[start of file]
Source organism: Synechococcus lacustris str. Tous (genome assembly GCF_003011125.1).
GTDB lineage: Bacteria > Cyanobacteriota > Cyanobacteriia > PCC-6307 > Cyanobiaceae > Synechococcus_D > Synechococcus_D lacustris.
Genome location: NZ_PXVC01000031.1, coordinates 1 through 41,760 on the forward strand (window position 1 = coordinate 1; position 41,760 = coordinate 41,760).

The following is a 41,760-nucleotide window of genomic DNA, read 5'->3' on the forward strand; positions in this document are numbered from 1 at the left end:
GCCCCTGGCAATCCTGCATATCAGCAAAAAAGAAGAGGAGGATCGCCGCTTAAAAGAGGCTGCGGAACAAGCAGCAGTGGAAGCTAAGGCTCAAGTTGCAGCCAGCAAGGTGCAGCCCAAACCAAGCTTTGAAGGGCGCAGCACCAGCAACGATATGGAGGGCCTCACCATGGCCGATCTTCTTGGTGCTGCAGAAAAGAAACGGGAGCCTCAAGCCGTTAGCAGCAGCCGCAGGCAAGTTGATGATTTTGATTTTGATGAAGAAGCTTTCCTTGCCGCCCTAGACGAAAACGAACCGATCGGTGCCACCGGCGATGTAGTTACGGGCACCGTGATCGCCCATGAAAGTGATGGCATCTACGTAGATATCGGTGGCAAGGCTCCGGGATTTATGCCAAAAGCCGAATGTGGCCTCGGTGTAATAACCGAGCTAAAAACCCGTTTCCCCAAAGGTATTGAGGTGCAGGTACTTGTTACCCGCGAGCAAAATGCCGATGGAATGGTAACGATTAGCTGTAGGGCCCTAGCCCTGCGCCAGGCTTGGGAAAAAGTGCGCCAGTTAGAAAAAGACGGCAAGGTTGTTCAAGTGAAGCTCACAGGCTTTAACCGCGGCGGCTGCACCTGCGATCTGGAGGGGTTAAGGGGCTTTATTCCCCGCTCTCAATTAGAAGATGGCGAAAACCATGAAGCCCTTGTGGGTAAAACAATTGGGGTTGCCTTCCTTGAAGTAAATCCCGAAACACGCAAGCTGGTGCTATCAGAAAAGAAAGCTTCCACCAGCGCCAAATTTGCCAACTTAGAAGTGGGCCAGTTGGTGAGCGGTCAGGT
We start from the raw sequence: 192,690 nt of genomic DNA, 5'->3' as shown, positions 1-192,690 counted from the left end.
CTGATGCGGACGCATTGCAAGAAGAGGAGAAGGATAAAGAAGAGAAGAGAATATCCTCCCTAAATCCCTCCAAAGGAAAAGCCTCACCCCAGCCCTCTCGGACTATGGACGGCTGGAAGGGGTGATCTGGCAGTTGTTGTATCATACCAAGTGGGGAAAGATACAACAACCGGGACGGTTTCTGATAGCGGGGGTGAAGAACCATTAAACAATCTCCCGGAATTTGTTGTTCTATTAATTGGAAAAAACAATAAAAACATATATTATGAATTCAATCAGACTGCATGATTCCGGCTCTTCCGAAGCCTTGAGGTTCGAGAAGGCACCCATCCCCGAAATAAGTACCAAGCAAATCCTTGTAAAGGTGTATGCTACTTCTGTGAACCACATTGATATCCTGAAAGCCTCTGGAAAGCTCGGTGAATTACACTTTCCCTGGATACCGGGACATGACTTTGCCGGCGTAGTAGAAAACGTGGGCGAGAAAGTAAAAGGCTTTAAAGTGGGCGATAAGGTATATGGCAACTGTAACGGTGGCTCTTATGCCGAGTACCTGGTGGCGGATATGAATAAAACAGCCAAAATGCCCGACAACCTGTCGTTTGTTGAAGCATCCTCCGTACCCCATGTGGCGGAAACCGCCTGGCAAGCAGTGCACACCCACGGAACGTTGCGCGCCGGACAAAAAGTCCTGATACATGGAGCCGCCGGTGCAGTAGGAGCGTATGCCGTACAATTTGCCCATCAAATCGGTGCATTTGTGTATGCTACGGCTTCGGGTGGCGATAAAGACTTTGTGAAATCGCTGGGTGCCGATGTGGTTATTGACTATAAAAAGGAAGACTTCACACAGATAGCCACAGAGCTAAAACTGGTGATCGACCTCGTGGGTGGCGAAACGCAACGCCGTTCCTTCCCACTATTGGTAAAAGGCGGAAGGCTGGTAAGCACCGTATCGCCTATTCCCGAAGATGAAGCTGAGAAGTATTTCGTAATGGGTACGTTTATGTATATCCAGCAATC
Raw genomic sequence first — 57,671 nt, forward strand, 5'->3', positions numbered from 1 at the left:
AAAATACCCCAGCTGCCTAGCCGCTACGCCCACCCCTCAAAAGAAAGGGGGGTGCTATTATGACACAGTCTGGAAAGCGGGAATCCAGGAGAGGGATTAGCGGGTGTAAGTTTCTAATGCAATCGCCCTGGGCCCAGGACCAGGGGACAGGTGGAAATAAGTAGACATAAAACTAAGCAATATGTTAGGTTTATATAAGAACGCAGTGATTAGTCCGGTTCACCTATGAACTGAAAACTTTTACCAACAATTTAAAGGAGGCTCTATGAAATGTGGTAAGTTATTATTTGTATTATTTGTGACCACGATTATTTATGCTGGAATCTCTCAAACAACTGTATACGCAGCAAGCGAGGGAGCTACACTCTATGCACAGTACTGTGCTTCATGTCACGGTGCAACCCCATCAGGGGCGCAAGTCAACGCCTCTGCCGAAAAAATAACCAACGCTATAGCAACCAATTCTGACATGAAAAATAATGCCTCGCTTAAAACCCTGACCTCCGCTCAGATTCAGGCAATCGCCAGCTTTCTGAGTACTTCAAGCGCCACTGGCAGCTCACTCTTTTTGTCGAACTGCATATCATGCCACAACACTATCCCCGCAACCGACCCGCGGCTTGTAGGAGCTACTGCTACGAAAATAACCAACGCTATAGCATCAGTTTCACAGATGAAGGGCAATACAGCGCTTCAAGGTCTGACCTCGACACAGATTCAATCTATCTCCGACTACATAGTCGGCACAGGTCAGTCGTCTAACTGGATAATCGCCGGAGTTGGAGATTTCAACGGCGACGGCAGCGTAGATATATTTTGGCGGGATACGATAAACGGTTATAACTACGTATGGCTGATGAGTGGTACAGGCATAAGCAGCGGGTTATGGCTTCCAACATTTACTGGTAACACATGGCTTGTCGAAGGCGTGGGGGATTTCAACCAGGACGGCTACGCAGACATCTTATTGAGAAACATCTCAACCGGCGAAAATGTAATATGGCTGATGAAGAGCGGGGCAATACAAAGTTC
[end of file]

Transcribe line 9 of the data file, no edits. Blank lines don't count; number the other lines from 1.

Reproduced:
AAAATACCCCAGCTGCCTAGCCGCTACGCCCACCCCTCAAAAGAAAGGGGGGTGCTATTATGACACAGTCTGGAAAGCGGGAATCCAGGAGAGGGATTAGCGGGTGTAAGTTTCTAATGCAATCGCCCTGGGCCCAGGACCAGGGGACAGGTGGAAATAAGTAGACATAAAACTAAGCAATATGTTAGGTTTATATAAGAACGCAGTGATTAGTCCGGTTCACCTATGAACTGAAAACTTTTACCAACAATTTAAAGGAGGCTCTATGAAATGTGGTAAGTTATTATTTGTATTATTTGTGACCACGATTATTTATGCTGGAATCTCTCAAACAACTGTATACGCAGCAAGCGAGGGAGCTACACTCTATGCACAGTACTGTGCTTCATGTCACGGTGCAACCCCATCAGGGGCGCAAGTCAACGCCTCTGCCGAAAAAATAACCAACGCTATAGCAACCAATTCTGACATGAAAAATAATGCCTCGCTTAAAACCCTGACCTCCGCTCAGATTCAGGCAATCGCCAGCTTTCTGAGTACTTCAAGCGCCACTGGCAGCTCACTCTTTTTGTCGAACTGCATATCATGCCACAACACTATCCCCGCAACCGACCCGCGGCTTGTAGGAGCTACTGCTACGAAAATAACCAACGCTATAGCATCAGTTTCACAGATGAAGGGCAATACAGCGCTTCAAGGTCTGACCTCGACACAGATTCAATCTATCTCCGACTACATAGTCGGCACAGGTCAGTCGTCTAACTGGATAATCGCCGGAGTTGGAGATTTCAACGGCGACGGCAGCGTAGATATATTTTGGCGGGATACGATAAACGGTTATAACTACGTATGGCTGATGAGTGGTACAGGCATAAGCAGCGGGTTATGGCTTCCAACATTTACTGGTAACACATGGCTTGTCGAAGGCGTGGGGGATTTCAACCAGGACGGCTACGCAGACATCTTATTGAGAAACATCTCAACCGGCGAAAATGTAATATGGCTGATGAAGAGCGGGGCAATACAAAGTTC